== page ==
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Tuesday, 6 March, 2001, 22:35 GMT
Jackson calls for children's rights
Uri Geller and Michael Jackson
The press crowded around Uri Geller and Michael Jackson
Pop legend Michael Jackson has addressed the Oxford Union in a rare public appearance.

Launching his children's charity Heal the Kids, he claimed that childhood has become "the great casualty of modern-day living".

And he broke down in tears as he talked of his own childhood and his treatment by his manager father.

The superstar arrived at the university at 2045 GMT, almost three hours late, hobbling on crutches because of a broken foot and surrounded by security guards.

Tonight, let us create a symphony of hearts, marvelling at the miracle of our children

Michael Jackson
Looking frail, he was wearing a dramatic black suit with white trim - but not the mask that has become his trademark in recent years.

He was accompanied by friends Uri Geller and Rabbi Shmuley Boteach, who said afterwards: "It's not just the music, it's not just the dancing, he really does want you to heal the world."

Jackson told his audience: "I come before you less as an icon of pop and more as an icon of a generation, a generation that no longer knows what it means to be children.

"It is not just Hollywood child stars that have suffered from a non-existent childhood. Today it's a universal calamity."

He talked about the creation of Generation "O", people who have material success but "an aching emptiness on the inside".

Jackson looked frail as he walked in with Rabbi Shmuley Boteach
Jackson looked frail as he walked in with Rabbi Shmuley Boteach
The pop superstar is the latest in a long line of political leaders and celebrities to speak in the 178-year-old university debating institution.

The move by Jackson, who rarely utters more than a few words in public, is seen by many as a bold one as eight years ago he faced child abuse allegations.

He was never charged and has always vigorously denied the claims, settling out of court for an undisclosed sum.

Jackson proposed a Children's Universal Bill of Rights including:

  • the right to be loved without having to earn it

  • the right to be protected without having to deserve it

  • the right to an education without having to dodge bullets at school.

    He broke down in tears for 20 seconds talking about his own childhood, saying his father pushed him and his brothers from an early age.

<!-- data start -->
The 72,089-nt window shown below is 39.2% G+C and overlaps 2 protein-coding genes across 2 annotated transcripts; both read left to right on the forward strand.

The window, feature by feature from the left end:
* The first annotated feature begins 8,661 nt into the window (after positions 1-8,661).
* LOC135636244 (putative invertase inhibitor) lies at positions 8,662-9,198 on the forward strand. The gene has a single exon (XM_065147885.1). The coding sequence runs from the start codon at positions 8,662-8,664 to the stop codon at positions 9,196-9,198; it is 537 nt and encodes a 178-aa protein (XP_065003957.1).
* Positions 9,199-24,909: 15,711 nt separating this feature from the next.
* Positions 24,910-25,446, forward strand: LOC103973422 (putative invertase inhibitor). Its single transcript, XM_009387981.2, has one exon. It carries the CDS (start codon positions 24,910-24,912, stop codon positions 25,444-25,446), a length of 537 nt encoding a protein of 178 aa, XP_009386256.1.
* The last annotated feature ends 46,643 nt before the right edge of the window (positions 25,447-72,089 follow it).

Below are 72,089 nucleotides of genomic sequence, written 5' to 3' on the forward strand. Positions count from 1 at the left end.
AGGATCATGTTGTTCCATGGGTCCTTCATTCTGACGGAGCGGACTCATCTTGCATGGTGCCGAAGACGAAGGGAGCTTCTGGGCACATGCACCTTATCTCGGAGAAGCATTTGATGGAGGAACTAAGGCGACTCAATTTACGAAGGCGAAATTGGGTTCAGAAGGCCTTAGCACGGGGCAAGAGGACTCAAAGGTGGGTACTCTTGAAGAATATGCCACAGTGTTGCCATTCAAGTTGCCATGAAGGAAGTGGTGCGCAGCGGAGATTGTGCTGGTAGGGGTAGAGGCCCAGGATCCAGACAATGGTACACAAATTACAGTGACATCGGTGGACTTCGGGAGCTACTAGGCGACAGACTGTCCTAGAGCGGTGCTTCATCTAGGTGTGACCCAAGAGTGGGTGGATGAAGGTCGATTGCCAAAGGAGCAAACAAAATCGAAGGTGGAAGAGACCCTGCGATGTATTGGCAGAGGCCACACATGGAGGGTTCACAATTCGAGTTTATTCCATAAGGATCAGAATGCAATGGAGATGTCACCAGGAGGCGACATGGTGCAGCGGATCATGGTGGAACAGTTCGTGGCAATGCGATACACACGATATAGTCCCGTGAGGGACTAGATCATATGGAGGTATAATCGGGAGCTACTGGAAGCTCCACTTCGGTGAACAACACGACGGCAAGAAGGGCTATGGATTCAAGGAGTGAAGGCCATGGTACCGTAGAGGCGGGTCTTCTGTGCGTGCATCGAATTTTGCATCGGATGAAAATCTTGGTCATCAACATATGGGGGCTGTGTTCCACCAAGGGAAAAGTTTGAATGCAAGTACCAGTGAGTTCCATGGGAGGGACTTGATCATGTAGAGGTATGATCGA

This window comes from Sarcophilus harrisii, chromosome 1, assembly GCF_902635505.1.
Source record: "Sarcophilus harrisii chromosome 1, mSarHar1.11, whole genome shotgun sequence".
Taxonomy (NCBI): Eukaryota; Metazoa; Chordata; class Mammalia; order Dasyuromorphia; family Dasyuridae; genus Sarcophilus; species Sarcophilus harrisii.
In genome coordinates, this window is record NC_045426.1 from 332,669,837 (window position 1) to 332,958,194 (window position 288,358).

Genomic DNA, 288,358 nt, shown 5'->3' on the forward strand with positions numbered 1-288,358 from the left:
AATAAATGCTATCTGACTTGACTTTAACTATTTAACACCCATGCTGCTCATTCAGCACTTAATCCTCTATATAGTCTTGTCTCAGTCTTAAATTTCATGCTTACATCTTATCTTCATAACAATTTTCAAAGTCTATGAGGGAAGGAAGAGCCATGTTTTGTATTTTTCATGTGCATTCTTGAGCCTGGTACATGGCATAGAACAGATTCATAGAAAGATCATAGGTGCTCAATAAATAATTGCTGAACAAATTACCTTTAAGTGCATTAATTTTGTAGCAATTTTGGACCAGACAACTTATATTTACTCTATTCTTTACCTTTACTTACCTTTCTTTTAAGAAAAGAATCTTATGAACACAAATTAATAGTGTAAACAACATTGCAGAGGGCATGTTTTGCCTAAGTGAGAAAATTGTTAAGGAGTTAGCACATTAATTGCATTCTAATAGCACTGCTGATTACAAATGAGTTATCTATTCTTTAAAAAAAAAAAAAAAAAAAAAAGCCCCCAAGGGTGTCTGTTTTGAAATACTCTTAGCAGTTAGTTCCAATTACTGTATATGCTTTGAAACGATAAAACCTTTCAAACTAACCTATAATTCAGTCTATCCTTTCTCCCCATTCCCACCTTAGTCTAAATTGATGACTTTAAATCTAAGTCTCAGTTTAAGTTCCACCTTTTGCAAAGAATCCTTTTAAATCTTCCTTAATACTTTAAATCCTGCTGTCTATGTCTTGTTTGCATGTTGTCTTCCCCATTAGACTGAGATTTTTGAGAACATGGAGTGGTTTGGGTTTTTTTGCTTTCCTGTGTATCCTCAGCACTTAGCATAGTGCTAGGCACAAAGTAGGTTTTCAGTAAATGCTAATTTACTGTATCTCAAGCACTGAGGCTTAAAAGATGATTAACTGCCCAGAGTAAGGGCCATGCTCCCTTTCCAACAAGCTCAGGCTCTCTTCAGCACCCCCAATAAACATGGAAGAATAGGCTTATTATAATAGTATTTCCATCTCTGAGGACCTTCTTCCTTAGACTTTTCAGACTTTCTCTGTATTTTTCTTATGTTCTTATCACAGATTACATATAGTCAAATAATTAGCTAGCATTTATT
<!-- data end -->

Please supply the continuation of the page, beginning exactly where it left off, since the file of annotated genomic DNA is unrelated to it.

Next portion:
Michael Jackson
    Jackson's trademark mask, rejected for the speech
    "He seemed intent...on making us a commercial success...but what I really wanted was a Dad."

    The singer also referred to the murder of Liverpool toddler James Bulger, saying: "Do you think we can really heal our children ... Children who can beat a defenceless toddler to death like the tragic story of James Bulger?

    "Of course I do, or I wouldn't be here tonight."

    At the end of the speech Jackson, who briefly shed tears again, was presented with a mortar board and gown to cheers and a standing ovation.

    Neil Evans, 21, a student at Brasenose College, said afterwards: "It was an incredibly genuine and heartfelt speech. It was a personal tribute to his own adversaries in his life and not just a prepared speech praising his new charity.

    "It was very moving and by far the best speaker I've ever heard at the Union."

    Crowds had earlier gathered to catch a glimpse of Jackson, including 300 German fans.

    Oxford University
    Oxford is one of the UK's oldest universities

    But not everyone was pleased with Jackson's presence.

    Reverend David Johnson, a former standing committee member of Oxford Union, told BBC News Online: "It's disgraceful, it's brought the union into disrepute.

    "I've met senior people who won't speak here because they've had the likes of OJ Simpson and Kermit the Frog speaking here.

    "It's been turned into a travelling circus."

    Jackson and the Rabbi both led a conference on their Heal the Kids charity in New York three weeks ago.

    Heal The Kids' board members include former Israeli Prime Minister Shimon Peres and actress Elizabeth Taylor, a close friend of the singer.

    Jackson's other British engagements include Uri Geller's renewal of marriage vows on Wednesday and a fan club event at the Hammersmith Apollo, west London, later the same day.

    The BBC's Nick Higham
    "At one point Jackson broke down in tears"
    Editor of the Cherwell, Charlie Talbot
    "Its the only time I've seen the chamber give the same person four standing ovations"
    Michael Jackson celebrates his career as a solo artist



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